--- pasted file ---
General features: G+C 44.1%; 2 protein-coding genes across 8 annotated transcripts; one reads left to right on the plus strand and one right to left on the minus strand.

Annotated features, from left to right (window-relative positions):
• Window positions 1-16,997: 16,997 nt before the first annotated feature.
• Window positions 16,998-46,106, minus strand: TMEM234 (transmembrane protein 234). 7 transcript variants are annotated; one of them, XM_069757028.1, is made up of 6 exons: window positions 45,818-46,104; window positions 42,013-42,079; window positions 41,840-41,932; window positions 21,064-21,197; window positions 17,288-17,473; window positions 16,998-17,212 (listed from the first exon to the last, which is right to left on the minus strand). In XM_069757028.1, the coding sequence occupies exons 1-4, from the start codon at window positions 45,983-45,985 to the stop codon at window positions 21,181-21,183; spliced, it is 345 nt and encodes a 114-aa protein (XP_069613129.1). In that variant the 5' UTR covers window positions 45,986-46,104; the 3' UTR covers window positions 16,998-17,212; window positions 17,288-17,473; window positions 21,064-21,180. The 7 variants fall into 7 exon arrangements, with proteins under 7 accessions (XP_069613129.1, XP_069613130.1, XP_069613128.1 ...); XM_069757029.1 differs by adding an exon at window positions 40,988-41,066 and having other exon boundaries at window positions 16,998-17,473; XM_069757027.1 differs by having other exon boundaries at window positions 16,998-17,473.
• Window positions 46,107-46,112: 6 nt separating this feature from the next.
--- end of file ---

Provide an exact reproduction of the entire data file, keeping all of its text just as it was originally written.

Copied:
General features: G+C 44.1%; 2 protein-coding genes across 8 annotated transcripts; one reads left to right on the plus strand and one right to left on the minus strand.

Annotated features, from left to right (window-relative positions):
• Window positions 1-16,997: 16,997 nt before the first annotated feature.
• Window positions 16,998-46,106, minus strand: TMEM234 (transmembrane protein 234). 7 transcript variants are annotated; one of them, XM_069757028.1, is made up of 6 exons: window positions 45,818-46,104; window positions 42,013-42,079; window positions 41,840-41,932; window positions 21,064-21,197; window positions 17,288-17,473; window positions 16,998-17,212 (listed from the first exon to the last, which is right to left on the minus strand). In XM_069757028.1, the coding sequence occupies exons 1-4, from the start codon at window positions 45,983-45,985 to the stop codon at window positions 21,181-21,183; spliced, it is 345 nt and encodes a 114-aa protein (XP_069613129.1). In that variant the 5' UTR covers window positions 45,986-46,104; the 3' UTR covers window positions 16,998-17,212; window positions 17,288-17,473; window positions 21,064-21,180. The 7 variants fall into 7 exon arrangements, with proteins under 7 accessions (XP_069613129.1, XP_069613130.1, XP_069613128.1 ...); XM_069757029.1 differs by adding an exon at window positions 40,988-41,066 and having other exon boundaries at window positions 16,998-17,473; XM_069757027.1 differs by having other exon boundaries at window positions 16,998-17,473.
• Window positions 46,107-46,112: 6 nt separating this feature from the next.